1. The effects of temperature on the Oak-Winter Moth-Tit food chain were st
udied at Wytham Wood, Oxford, and experimentally in the controlled environm
ent solardomes at the institute of Terrestrial Ecology, Banger.
2. Tree cores from Wytham indicated that mature Oaks grew best at high temp
eratures and rainfall, but with low caterpillar populations. Young trees gr
ew less well at elevated temperature, probably because they lost more water
than they gained, Elevated temperatures advanced budburst, reduced foliar
nitrogen and increased leaf toughness.
3, Moth eggs laid later or maintained at cooler temperatures than average r
equired fewer heal units to hatch. Caterpillars rook up to 50 days to compl
ete growth at field temperatures but did so in only 20 days at a constant 1
5 degrees C.
4. The mass of Tit chicks at day 15 (day 1 = egg hatch) was positively corr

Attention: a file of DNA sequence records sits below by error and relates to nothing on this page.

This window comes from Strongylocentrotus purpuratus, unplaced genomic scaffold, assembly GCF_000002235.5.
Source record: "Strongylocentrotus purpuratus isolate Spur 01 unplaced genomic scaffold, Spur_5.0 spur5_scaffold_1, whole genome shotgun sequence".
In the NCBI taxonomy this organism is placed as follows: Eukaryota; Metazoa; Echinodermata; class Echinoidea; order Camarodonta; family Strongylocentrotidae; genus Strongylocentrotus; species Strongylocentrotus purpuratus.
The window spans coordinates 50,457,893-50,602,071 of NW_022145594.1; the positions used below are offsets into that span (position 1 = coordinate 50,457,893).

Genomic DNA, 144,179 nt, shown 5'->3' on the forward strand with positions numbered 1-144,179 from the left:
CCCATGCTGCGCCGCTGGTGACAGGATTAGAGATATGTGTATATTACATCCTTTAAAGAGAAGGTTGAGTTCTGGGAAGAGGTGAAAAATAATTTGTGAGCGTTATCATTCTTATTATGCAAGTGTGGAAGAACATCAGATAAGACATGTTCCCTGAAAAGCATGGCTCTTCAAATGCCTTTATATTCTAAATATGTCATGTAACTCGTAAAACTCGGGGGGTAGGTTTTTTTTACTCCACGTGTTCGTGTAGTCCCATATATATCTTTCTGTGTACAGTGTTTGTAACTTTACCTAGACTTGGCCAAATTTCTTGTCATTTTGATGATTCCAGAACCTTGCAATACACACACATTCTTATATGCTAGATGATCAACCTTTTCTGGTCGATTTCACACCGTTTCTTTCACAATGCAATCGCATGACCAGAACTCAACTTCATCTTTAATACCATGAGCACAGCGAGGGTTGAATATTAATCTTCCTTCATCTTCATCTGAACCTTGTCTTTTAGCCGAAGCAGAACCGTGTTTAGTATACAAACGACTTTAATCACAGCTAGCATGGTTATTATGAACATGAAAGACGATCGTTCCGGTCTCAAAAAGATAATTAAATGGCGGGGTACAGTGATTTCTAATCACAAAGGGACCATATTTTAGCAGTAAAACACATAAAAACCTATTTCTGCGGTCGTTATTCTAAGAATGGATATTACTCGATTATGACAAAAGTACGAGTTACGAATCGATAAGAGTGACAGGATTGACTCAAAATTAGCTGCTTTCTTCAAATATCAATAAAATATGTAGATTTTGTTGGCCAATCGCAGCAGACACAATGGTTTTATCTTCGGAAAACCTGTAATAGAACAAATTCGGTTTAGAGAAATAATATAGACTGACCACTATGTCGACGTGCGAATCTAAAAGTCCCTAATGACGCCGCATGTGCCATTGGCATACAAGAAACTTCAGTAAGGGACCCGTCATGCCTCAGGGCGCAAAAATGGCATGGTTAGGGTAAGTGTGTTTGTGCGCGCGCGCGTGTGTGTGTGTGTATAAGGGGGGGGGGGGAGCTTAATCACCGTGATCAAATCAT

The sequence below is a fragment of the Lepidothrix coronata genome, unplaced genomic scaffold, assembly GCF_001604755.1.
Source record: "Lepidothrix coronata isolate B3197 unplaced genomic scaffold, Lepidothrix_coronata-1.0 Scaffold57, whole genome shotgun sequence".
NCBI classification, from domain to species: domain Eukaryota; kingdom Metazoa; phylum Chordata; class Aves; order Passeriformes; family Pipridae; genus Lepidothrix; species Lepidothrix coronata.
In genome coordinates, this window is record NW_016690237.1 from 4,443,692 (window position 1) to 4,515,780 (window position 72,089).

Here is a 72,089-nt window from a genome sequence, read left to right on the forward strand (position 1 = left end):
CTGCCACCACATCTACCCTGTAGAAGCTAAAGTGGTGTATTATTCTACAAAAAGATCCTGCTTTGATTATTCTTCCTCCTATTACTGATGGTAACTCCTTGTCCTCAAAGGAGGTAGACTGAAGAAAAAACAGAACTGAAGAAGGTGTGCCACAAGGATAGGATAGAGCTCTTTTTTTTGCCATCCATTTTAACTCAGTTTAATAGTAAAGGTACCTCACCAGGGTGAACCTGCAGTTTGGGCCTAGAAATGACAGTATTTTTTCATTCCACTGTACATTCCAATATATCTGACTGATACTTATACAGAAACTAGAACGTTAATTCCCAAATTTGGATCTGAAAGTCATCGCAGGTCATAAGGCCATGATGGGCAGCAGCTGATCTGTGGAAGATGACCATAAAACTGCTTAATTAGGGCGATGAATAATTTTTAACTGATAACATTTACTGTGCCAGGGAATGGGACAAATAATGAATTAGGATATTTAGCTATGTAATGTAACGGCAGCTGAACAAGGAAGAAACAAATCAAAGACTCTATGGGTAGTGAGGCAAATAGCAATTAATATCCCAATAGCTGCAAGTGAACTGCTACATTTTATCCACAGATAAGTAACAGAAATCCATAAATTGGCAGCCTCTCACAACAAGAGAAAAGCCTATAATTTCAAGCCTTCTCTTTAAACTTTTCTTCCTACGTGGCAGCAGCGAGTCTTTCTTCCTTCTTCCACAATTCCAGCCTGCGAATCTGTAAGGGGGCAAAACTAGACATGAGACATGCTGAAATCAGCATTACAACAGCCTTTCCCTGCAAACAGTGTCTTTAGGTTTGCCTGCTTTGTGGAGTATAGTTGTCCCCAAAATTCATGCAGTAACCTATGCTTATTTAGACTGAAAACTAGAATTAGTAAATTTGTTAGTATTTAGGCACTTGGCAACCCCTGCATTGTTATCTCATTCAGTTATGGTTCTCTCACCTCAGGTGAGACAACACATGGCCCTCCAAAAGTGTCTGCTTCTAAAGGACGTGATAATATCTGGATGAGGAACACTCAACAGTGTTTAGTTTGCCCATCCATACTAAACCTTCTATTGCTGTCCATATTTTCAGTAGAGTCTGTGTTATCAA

elated with temperature and negatively correlated with rainfall during the
5. At elevated temperature, budburst and moth egg hatch were synchronized,
but earlier. Late feeding larvae and larvae fed on leaves from trees grown
at elevated temperature produced smaller pupae. Pupal mass was unaffected w
hen caterpillars and trees were maintained together under the same conditio
6. Delaying egg hatch in Tits, to simulate conditions at elevated spring te
mperatures, resulted in reduced chick mass, body size and fledging success.
This occurred because die chicks were fed later and prey quality was poore
r, because the peak of caterpillar biomass was missed.
7. We predict that moth reproductive output will be retained at elevated te
mperatures because both leaves and caterpillars develop faster. Brood size
in birds may be reduced because they cannot lay early enough to coincide wi
th the narrower peak of food abundance.